Another victim of perpetual-boy syndrome is Marco Rubio, who at 44 seems to have strangely stalled in post-pubescence. How is it possible that Rubio played football (defensive back) in college and none of it shows? During high-wire gigs in Washington or at the primary debates, he chronically flubbed, either by autopilot glibness or painfully palpable anxiety attacks. Oh, right, we’re going to have this skittish, sweaty guy with five o'clock shadow and a bad comb-over going toe-to-toe with Vladimir Putin. Rubio seems bright and affable, but there’s nothing remotely presidential about him.

As for the rest of the GOP pack, they all flamed out in one way or another. Despite his bold history of confronting and defeating the greedy public-sector unions, Scott Walker with his wide, wary eyes and pretty-boy pout looked like a deer caught in the headlights at the first debate. Bobby Jindal and Rand Paul also struggled with boy-regression—is this a Republican disease? On TV, the snarly, petulant Paul, with his sprig of retro forehead curls, looked like a mummified Dorian Gray dressed by Sears Roebuck, circa 1959.

Carly Fiorina: smart and nimble but too taut and wired, like a buzz saw. Too much of a political novice and without Trump’s bumptious exuberance and slashing humor. Her campaign imploded when she went all histrionic (voice tragically breaking) about the secretly taped Planned Parenthood videos, a serious issue that the mainstream media had tried to bury but that should not have been used for blatant political grandstanding. Ben Carson: a thoughtful, dignified private citizen with an illustrious medical career. But was he ever remotely credible as a statesman on the international stage in the age of terrorism? His rote deep-think mode was to close his eyes and press his fingers together, like Madame Arcati conducting a séance in Blithe Spirit.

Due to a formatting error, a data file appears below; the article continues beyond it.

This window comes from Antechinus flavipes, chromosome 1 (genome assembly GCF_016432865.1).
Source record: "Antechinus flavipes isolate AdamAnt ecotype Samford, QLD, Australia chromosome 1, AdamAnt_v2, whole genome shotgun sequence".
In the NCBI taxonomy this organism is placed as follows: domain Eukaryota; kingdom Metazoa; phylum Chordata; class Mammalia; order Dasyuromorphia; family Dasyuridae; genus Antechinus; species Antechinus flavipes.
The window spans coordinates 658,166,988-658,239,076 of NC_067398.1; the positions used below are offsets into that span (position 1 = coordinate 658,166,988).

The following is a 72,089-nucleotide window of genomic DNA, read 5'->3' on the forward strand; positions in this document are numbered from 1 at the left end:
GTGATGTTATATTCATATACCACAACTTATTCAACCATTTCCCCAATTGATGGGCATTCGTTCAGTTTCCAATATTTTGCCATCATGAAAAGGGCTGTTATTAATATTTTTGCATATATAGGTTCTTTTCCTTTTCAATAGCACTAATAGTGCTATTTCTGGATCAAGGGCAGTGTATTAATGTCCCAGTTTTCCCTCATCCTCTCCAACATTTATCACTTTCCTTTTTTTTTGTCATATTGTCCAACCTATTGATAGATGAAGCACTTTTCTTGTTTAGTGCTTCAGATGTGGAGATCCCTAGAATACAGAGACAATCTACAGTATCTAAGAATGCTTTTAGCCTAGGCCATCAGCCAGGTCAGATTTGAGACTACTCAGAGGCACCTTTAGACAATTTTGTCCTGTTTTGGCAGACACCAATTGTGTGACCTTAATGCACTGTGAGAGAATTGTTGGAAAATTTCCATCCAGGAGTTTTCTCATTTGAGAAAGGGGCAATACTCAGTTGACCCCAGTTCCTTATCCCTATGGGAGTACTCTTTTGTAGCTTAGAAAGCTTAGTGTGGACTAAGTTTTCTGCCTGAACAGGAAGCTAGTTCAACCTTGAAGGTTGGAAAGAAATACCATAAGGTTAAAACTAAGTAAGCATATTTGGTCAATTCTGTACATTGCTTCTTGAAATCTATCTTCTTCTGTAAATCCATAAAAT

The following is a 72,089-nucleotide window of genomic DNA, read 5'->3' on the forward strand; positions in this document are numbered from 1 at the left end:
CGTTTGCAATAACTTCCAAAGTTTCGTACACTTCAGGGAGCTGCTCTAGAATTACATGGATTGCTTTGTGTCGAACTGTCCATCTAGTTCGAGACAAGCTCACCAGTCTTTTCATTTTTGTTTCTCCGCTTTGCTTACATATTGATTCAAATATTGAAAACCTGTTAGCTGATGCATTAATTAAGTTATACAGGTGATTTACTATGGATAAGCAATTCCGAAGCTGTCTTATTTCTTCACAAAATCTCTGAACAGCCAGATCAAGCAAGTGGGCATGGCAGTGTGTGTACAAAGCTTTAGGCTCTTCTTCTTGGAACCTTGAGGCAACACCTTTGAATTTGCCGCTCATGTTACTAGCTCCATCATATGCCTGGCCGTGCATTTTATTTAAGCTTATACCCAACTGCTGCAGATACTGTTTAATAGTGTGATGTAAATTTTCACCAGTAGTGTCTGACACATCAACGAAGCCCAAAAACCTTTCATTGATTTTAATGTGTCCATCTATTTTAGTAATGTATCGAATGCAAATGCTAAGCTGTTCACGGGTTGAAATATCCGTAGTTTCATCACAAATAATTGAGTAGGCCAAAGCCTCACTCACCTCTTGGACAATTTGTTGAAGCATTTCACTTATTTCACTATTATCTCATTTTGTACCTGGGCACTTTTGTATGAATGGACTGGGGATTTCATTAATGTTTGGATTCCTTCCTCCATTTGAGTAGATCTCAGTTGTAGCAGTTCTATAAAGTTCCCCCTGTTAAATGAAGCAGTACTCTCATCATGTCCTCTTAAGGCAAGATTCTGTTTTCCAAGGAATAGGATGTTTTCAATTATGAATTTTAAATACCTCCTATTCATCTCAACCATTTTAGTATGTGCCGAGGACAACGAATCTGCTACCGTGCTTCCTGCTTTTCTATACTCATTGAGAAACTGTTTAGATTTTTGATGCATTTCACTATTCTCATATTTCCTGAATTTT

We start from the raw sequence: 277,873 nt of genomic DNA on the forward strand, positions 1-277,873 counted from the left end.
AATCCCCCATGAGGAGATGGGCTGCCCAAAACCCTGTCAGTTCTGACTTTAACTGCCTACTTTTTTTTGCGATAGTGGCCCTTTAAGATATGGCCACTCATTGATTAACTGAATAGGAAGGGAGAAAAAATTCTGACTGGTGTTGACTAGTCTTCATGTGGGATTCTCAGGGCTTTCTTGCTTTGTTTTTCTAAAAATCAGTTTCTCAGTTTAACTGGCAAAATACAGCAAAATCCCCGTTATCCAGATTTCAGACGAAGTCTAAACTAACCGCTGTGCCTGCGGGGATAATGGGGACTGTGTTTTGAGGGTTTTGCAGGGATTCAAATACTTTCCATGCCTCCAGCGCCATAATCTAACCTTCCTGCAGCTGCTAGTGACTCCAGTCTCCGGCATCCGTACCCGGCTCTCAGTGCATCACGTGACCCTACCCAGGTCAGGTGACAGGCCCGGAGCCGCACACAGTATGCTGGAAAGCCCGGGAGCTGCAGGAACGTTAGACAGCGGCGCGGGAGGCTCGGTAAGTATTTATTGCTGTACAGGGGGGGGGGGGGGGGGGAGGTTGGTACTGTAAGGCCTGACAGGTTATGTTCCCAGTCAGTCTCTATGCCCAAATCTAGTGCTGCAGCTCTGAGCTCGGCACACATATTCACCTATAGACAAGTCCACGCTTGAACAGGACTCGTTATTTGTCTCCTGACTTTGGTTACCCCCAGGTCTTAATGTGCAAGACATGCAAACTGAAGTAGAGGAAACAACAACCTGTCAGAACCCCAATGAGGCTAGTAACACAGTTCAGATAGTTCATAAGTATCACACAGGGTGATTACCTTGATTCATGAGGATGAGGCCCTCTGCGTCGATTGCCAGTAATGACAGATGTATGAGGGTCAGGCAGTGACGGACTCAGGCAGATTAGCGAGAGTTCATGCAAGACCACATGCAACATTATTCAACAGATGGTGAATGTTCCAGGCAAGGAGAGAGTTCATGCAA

Chris Christie: the lib Manhattan media just loved him to death. He was their fave Republican—he licked their boots, and they licked his. This blathering, gassy, waddling narcissist with his over-trimmed Pinocchio nose and lispy, quacking voice never had a prayer of a chance on the national stage. The Christie boomlet was always a media mirage. John Kasich: the man who could have been king. I think Kasich won the first GOP debate but then blew it. He has exactly the kind of gubernatorial executive experience and legislative budget-balancing record that are sorely needed in the White House. But Kasich’s unfocused, overblown, compulsively self-referential rhetoric is a major liability. And his skills as a public figure are embarrassingly rudimentary: he blurts, lurches, and waves his arms around like a windmill. He lacks patience, subtlety, and finesse. Not presidential.

So the GOP is stuck with Trump, and through every fault of their own. Are we really hurtling toward a Trump-Hillary slugfest? If Bernie Sanders had gotten a hundredth of the press coverage lavished on Hillary over the past three years, he would have had an excellent chance of overtaking her. But thanks to the outrageous press blackout (Clinton Incorporated’s vast vulture-wing conspiracy), Sanders remains too unknown to too much of the electorate, particularly in the South. The now widespread claims that Sanders voters will automatically vote for Hillary in the general election aren’t true in my case: I will never cast my vote for a corrupt and incompetent candidate whose every policy is poll-tested in advance. If Hillary is the Democratic nominee, I will write in Sanders or vote for Jill Stein of the Green Party, as I did in 2012 as a protest against Obama’s unethical use of drones and the racially divisive tone of his administration.

Voters have a tremendous opportunity this year to smash the tyrannical, money-mad machinery of both parties. A vote for Bernie Sanders is a vote for the future, while a vote for Hillary Clinton is a reward to the Democratic National Committee for its shameless manipulation and racketeering. A primary vote for Donald Trump is a rebuke to the arrogantly insular GOP establishment, which if he wins the nomination will lose its power and influence overnight.

But a Trump-Hillary death match will be a national nightmare, a race to the bottom for both parties, as Democratic and Republican operatives compete to dig up the most lurid and salacious dirt on both flawed candidates. We’ll be sadistically trapped in an endless film noir, with Trump as Citizen Kane, Don Corleone and Scarface and Hillary as Norma Desmond, Mommie Dearest and the Wicked Witch of the West. However, there is one way out to ensure a rational, future-oriented, issues-centered presidential campaign: Democrats, vote for Bernie Sanders!